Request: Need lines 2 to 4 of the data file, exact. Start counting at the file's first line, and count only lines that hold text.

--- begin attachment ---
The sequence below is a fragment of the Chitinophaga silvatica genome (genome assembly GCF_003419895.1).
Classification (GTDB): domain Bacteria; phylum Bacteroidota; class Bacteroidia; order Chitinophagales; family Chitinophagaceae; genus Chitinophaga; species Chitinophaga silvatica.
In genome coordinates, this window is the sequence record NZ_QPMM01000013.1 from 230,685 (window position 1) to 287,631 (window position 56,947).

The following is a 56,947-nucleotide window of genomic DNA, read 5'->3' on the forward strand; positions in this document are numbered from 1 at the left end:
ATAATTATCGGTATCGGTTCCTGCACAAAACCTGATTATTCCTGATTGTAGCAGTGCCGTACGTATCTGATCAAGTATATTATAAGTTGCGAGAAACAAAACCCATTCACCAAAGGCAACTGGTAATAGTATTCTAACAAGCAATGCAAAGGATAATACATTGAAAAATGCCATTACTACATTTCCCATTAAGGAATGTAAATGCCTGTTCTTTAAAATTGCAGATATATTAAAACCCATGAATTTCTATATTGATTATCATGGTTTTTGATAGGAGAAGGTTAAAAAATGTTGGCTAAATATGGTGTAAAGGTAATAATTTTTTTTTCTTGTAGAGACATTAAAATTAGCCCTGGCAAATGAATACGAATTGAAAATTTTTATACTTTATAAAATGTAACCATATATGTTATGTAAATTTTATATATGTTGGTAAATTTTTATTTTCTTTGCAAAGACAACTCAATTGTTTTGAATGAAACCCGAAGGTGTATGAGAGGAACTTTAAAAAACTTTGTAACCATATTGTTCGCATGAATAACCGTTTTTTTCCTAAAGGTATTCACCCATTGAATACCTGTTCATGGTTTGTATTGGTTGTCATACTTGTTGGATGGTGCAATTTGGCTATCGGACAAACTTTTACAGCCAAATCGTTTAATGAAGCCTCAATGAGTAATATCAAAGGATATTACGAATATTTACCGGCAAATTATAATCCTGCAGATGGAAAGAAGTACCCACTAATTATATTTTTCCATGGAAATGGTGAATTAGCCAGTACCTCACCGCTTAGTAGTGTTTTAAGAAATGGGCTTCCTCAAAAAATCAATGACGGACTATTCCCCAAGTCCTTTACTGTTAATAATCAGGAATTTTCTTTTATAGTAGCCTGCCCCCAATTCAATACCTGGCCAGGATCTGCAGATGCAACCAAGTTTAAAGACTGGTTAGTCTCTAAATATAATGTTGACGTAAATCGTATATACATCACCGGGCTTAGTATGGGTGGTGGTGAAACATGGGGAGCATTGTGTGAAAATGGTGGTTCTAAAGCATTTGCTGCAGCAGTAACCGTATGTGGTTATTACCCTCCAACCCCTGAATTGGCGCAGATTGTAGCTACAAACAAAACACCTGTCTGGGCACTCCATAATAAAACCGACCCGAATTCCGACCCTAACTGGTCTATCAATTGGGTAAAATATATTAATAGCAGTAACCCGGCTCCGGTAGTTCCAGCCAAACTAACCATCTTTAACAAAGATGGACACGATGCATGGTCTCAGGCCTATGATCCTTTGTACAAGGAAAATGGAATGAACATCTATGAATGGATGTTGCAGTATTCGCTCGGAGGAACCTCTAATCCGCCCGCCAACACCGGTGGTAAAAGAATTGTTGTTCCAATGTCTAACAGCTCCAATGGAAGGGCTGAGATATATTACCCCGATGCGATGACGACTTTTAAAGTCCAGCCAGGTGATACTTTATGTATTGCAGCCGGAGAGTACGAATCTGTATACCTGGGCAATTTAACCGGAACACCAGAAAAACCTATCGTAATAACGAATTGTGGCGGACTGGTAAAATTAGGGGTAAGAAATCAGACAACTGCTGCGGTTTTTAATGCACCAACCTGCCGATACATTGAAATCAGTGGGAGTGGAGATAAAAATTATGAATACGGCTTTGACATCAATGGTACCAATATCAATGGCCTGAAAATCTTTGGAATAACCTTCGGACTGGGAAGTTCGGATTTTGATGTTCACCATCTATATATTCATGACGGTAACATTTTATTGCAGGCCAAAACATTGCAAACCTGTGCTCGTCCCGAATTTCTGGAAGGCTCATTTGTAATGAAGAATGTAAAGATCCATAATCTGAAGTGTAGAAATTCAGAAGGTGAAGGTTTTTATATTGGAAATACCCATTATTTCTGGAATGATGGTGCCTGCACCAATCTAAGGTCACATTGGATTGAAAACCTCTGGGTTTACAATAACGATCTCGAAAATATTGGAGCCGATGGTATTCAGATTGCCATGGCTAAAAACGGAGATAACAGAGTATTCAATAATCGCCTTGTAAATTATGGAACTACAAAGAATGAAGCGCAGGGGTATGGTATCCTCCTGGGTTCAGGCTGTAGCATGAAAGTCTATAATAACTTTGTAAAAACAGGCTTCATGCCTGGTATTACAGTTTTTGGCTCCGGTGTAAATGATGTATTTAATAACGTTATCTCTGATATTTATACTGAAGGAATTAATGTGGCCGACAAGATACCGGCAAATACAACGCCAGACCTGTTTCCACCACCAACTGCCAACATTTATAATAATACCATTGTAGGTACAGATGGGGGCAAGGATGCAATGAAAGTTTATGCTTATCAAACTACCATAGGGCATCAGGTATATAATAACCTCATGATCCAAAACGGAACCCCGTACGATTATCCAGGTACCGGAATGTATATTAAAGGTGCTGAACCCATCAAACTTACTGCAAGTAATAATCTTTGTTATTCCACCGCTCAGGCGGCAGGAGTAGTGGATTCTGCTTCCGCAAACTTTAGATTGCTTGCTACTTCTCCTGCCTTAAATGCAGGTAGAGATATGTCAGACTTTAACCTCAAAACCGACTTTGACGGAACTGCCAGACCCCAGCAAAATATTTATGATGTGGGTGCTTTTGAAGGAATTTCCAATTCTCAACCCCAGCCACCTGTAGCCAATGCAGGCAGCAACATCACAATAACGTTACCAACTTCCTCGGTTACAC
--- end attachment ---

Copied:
Classification (GTDB): domain Bacteria; phylum Bacteroidota; class Bacteroidia; order Chitinophagales; family Chitinophagaceae; genus Chitinophaga; species Chitinophaga silvatica.
In genome coordinates, this window is the sequence record NZ_QPMM01000013.1 from 230,685 (window position 1) to 287,631 (window position 56,947).

The following is a 56,947-nucleotide window of genomic DNA, read 5'->3' on the forward strand; positions in this document are numbered from 1 at the left end: